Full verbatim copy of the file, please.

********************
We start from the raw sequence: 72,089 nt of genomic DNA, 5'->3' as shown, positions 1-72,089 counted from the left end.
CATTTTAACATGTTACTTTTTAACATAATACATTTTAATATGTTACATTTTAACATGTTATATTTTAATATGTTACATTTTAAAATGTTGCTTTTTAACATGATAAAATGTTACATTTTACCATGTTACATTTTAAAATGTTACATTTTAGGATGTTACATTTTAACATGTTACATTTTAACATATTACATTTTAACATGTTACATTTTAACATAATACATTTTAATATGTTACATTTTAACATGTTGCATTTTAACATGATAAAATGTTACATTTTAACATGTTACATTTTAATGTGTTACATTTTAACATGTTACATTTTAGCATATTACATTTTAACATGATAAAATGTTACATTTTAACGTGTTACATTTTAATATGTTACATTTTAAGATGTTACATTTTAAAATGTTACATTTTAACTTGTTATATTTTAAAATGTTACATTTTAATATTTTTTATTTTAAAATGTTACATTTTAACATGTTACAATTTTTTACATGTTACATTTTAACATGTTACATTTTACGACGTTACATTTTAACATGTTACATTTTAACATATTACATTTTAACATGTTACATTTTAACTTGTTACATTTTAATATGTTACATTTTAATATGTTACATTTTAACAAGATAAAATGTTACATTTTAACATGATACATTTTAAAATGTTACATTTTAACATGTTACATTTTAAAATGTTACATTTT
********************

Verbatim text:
We start from the raw sequence: 72,089 nt of genomic DNA, 5'->3' as shown, positions 1-72,089 counted from the left end.
CATTTTAACATGTTACTTTTTAACATAATACATTTTAATATGTTACATTTTAACATGTTATATTTTAATATGTTACATTTTAAAATGTTGCTTTTTAACATGATAAAATGTTACATTTTACCATGTTACATTTTAAAATGTTACATTTTAGGATGTTACATTTTAACATGTTACATTTTAACATATTACATTTTAACATGTTACATTTTAACATAATACATTTTAATATGTTACATTTTAACATGTTGCATTTTAACATGATAAAATGTTACATTTTAACATGTTACATTTTAATGTGTTACATTTTAACATGTTACATTTTAGCATATTACATTTTAACATGATAAAATGTTACATTTTAACGTGTTACATTTTAATATGTTACATTTTAAGATGTTACATTTTAAAATGTTACATTTTAACTTGTTATATTTTAAAATGTTACATTTTAATATTTTTTATTTTAAAATGTTACATTTTAACATGTTACAATTTTTTACATGTTACATTTTAACATGTTACATTTTACGACGTTACATTTTAACATGTTACATTTTAACATATTACATTTTAACATGTTACATTTTAACTTGTTACATTTTAATATGTTACATTTTAATATGTTACATTTTAACAAGATAAAATGTTACATTTTAACATGATACATTTTAAAATGTTACATTTTAACATGTTACATTTTAAAATGTTACATTTT